In total, 70% of corporate chief financial officers (CFOs) said that their company suffered reduced earnings in the last two years due to avoidable, unhedged FX risk, according to a global survey of 200 CFOs and nearly 300 treasurers.
In the survey, conducted by HSBC and FT Remark, 58% of CFOs in larger businesses said that FX risk management is one of the two risks that currently occupy the largest proportion of their time, while 51% said that FX is the risk that their organisation is least well-placed to deal with.
Meanwhile, 72% of treasurers said that FX risk management is one of the most important aspects of their job and 53% said that they expect changes in FX regimes and regulation to materially impact their risk management strategy in the next three years.
There were a number of revealing statistics in the results of a risk management survey released this summer by HSBC in which 200 CFOs – or equivalent members of the finance department – and 296 senior treasury professionals took part.
The most immediately eye-catching amongst them was the fact that 70% of CFOs said that their companies have experienced lower earnings due to significant unhedged FX risk in the past two years, and moreover, that these were risks which their treasuries could have avoided.
For many corporate treasurers, deciding what products to use in order to hedge their FX exposures is the easy part of the job. The hard part is working out exactly what their FX exposures are. Galen Stops reports.
When it comes to effectively hedging FX exposures, it seems that the biggest challenge facing corporate treasurers is simply getting an accurate view of what these exposures are.
“Getting a centralised view of our FX exposures is very difficult. It’s always an issue, it’s something that we work on constantly and we’ll probably never get to the point where we have a perfect view on this,” says a source at one European corporate with revenues over $22 billion.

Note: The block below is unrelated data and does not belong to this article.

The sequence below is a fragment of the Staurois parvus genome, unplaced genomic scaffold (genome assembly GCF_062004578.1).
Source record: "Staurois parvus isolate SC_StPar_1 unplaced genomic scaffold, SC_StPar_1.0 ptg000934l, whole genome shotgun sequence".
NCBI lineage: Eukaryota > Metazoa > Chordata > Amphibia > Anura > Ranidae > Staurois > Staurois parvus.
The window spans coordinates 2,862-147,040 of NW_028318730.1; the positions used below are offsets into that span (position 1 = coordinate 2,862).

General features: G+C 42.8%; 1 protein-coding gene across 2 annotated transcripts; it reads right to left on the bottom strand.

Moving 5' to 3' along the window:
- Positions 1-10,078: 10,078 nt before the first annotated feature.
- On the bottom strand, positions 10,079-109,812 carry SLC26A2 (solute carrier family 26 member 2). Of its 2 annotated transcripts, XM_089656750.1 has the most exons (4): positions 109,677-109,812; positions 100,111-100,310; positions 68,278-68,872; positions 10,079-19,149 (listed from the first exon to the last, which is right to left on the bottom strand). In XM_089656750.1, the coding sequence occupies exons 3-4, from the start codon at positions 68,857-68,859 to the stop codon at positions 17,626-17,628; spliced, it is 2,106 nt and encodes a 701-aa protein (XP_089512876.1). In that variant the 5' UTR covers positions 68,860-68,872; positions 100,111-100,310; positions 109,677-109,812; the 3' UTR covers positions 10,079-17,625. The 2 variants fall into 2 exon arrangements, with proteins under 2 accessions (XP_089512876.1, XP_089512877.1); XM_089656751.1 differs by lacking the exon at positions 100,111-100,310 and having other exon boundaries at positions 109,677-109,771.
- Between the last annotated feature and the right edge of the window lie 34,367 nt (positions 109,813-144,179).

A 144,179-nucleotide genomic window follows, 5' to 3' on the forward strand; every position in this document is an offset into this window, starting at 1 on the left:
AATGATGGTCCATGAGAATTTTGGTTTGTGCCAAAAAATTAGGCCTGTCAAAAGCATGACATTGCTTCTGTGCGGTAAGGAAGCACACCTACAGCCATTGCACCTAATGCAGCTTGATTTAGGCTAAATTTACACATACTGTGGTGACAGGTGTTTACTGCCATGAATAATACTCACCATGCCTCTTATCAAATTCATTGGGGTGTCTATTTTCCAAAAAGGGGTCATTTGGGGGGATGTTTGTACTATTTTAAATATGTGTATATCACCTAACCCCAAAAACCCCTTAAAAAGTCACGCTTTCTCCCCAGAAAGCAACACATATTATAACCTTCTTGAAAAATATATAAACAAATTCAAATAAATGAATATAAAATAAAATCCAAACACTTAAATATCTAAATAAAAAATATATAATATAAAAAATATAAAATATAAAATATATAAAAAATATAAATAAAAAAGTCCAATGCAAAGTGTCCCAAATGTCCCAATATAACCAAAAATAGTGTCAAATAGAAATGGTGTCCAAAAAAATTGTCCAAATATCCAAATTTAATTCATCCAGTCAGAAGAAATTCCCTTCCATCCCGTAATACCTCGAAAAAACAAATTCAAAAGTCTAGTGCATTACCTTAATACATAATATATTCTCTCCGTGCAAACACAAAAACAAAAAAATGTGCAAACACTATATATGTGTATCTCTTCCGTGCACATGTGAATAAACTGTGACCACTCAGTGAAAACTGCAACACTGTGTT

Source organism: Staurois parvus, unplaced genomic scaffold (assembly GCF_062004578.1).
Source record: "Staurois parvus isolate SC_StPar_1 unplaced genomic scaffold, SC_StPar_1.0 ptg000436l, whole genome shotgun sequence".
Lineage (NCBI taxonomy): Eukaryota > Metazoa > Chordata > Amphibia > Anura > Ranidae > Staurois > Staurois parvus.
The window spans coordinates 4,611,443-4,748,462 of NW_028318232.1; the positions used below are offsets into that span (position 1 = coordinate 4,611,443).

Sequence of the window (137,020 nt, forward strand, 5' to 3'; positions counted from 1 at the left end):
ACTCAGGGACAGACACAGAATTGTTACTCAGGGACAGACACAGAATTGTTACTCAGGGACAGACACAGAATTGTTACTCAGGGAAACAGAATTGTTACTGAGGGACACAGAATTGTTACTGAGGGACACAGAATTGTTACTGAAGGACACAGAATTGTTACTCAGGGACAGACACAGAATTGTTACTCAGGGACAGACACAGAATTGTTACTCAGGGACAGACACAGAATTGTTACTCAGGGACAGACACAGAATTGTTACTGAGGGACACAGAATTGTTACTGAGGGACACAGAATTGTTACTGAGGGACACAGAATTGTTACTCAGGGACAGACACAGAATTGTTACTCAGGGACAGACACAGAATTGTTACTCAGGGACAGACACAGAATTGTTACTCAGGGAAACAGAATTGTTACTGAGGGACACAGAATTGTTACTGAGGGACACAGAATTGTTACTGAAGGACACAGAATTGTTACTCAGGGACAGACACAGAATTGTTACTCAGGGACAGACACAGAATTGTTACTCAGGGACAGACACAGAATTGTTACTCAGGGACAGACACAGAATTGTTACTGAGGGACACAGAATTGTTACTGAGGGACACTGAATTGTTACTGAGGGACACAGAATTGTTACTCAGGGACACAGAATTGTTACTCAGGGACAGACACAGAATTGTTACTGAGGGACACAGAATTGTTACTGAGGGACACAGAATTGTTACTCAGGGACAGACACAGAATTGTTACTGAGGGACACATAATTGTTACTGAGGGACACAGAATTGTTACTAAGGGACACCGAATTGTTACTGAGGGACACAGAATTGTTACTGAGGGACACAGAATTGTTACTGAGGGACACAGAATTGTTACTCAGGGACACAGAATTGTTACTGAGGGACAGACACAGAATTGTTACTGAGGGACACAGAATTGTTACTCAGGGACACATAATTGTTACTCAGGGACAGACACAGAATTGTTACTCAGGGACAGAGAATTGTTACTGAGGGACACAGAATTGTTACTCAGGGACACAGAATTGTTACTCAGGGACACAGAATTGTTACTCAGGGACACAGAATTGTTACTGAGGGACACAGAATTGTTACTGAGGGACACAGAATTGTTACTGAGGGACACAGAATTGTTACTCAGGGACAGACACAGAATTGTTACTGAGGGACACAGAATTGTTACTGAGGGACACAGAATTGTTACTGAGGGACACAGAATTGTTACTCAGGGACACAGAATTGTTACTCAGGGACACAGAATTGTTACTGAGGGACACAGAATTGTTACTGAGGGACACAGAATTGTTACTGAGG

The communications channels have been buzzing following Thursday's column about banks taking more risk in their FICC businesses - especially FX - and some really good points were made by correspondents. But while there was general agreement that more risk-takers would benefit the broader industry, my correspondents and I diverged on a key point. To me this is not about spreads or the advantage of man over machine (or vice versa), it is about the risk taking role adding something different.
The Basel Committee, established under the auspices of the Bank for International Settlements, has issued a statement highlighting its concerns that “the continued growth of crypto-asset trading platforms and new financial products related to crypto-assets has the potential to raise financial stability concerns and increase risks faced by banks.”
The Committee, which reports to the Group of Central Bank Governors and Heads of Supervision, acknowledges that the crypto-asset market remains “small” and that banks have “limited direct exposures”, however it argues that such assets do not “reliably provide the standard functions of money and are unsafe to rely on as a medium of exchange or store of value”.